Why You Should Never Ever Throw Halloween Pumpkins in the Trash

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Every October, we love carving jack-o'-lanterns and using them as seasonal decor. However, once Halloween comes to pass, you might be looking at your pumpkin friends and wondering, "What am I supposed to do with you now?" This is especially the case if they've become saggy and sad-looking. The answer: Whatever you do, do not throw them in the trash.

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According to Waste Dive, a shocking 1.3 billion pounds of pumpkins end up in U.S. landfills every year. Not only does this take up extra space in landfills (and in your own garbage can) and act as a waste of food, but the decomposing pumpkins also release methane. The Atlantic reports that the latter is actually worse than carbon dioxide in terms of its contribution to global warming.

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While it's always great to celebrate Halloween with a spooky DIY, you definitely don't want that project ending up in a landfill where it will cause more harm than good.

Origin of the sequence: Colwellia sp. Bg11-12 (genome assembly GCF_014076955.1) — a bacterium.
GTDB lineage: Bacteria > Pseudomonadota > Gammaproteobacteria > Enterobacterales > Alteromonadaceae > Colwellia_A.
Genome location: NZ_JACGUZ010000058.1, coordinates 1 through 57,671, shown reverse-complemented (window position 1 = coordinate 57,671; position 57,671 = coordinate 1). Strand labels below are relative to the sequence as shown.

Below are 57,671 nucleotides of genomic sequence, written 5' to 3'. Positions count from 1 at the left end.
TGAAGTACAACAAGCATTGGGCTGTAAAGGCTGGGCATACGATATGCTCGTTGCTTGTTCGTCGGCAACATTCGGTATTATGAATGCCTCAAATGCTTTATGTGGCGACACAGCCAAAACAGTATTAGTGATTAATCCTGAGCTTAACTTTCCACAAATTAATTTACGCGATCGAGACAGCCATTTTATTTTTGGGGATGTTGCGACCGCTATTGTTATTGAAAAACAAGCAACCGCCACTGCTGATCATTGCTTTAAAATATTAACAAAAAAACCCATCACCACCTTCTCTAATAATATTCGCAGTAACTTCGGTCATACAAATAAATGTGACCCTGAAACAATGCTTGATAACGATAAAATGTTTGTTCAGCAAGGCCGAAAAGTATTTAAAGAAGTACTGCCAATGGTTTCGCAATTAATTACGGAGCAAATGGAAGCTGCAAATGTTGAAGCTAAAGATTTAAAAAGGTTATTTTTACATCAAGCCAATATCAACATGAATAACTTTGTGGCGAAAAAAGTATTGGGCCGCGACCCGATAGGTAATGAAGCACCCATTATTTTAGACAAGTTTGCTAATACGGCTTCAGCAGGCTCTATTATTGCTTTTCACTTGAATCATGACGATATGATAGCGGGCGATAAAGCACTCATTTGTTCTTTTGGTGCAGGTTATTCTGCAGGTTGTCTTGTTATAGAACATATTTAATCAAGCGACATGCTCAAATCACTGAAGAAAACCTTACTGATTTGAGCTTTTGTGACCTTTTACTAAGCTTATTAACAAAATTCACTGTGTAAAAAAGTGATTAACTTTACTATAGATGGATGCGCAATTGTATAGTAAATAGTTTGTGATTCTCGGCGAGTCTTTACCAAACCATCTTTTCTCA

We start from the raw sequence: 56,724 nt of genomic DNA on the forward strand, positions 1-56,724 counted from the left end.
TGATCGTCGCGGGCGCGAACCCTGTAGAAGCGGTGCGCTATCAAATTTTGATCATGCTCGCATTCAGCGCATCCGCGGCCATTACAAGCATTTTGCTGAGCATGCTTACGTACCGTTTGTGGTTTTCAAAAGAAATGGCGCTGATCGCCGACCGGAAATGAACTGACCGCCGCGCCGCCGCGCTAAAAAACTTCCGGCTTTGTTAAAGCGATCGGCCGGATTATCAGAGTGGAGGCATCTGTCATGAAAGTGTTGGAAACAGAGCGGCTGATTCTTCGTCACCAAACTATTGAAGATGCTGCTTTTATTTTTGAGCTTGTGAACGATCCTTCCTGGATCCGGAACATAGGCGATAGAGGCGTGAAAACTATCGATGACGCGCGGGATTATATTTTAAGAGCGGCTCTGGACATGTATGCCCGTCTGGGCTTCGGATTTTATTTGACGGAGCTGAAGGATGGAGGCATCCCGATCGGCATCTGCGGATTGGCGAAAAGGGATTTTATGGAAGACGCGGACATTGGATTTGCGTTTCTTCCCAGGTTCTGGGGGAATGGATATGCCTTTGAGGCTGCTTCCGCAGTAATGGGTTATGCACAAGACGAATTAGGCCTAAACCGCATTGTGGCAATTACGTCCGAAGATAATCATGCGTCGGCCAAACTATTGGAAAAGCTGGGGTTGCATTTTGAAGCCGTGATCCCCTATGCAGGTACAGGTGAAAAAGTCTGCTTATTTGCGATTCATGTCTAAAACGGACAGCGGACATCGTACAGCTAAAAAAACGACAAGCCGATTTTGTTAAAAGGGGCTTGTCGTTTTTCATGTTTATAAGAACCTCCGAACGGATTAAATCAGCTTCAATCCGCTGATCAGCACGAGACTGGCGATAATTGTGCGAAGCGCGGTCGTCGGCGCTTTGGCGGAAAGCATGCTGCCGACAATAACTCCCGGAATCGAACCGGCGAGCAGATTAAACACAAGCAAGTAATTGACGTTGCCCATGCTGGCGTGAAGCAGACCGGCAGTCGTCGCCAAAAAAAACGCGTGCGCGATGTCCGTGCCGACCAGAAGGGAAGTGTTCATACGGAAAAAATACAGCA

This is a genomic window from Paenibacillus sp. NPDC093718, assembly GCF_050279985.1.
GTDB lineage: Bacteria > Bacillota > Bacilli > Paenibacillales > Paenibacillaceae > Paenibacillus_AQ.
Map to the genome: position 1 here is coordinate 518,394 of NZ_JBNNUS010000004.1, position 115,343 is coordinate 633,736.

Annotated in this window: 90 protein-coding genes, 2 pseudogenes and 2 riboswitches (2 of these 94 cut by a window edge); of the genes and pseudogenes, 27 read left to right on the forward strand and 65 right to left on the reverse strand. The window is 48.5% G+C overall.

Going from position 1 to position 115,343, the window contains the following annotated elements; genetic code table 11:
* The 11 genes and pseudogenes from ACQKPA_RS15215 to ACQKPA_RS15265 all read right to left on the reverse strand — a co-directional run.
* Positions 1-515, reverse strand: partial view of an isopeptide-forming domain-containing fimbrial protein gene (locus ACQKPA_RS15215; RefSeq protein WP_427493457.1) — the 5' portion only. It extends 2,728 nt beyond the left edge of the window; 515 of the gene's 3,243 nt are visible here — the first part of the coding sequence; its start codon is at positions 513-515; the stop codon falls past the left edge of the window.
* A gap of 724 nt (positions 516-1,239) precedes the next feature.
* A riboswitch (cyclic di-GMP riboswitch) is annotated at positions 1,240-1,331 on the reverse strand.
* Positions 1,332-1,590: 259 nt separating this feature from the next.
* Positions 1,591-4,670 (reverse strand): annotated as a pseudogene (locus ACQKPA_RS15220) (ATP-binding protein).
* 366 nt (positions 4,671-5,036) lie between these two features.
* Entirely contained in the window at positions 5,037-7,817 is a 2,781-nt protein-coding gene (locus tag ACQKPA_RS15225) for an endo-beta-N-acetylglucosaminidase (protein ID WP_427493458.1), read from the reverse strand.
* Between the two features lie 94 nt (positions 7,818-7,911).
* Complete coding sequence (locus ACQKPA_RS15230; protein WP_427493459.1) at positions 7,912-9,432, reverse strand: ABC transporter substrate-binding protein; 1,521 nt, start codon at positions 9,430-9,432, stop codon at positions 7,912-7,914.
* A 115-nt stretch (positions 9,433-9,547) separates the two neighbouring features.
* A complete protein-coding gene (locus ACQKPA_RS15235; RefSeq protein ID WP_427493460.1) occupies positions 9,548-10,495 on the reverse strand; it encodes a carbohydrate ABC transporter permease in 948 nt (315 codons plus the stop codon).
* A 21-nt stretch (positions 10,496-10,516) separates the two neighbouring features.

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How to dispose of Halloween pumpkins:

Waste Management states that you should first try to compost your pumpkin, minus the candles and other decorations. (Also, remove the seeds if you don't want pumpkins growing in your compost pile!) If you don't have a compost pile or service, simply google composting drop-offs and community gardens near you. You'll likely be surprised to see that there are several ways to compost food scraps in your area — even if you live in an urban city.

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If composting simply isn't an option, Waste Management writes that you can bury your pumpkins in the garden. "Dig shallow holes into your garden and place small pieces of your Halloween pumpkins inside," the company writes. "Then, cover these holes with the soil and let nature takes its course." Once the pumpkins break down, they will enrich the soil and help your plants thrive.

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Also, if your pumpkins are still firm and fresh, ​Audubon​ says that you can turn them into bird feeders. Plus, the pumpkin seeds, flesh, and cut-up pieces of the pumpkin can serve as a tasty snack for local wildlife.

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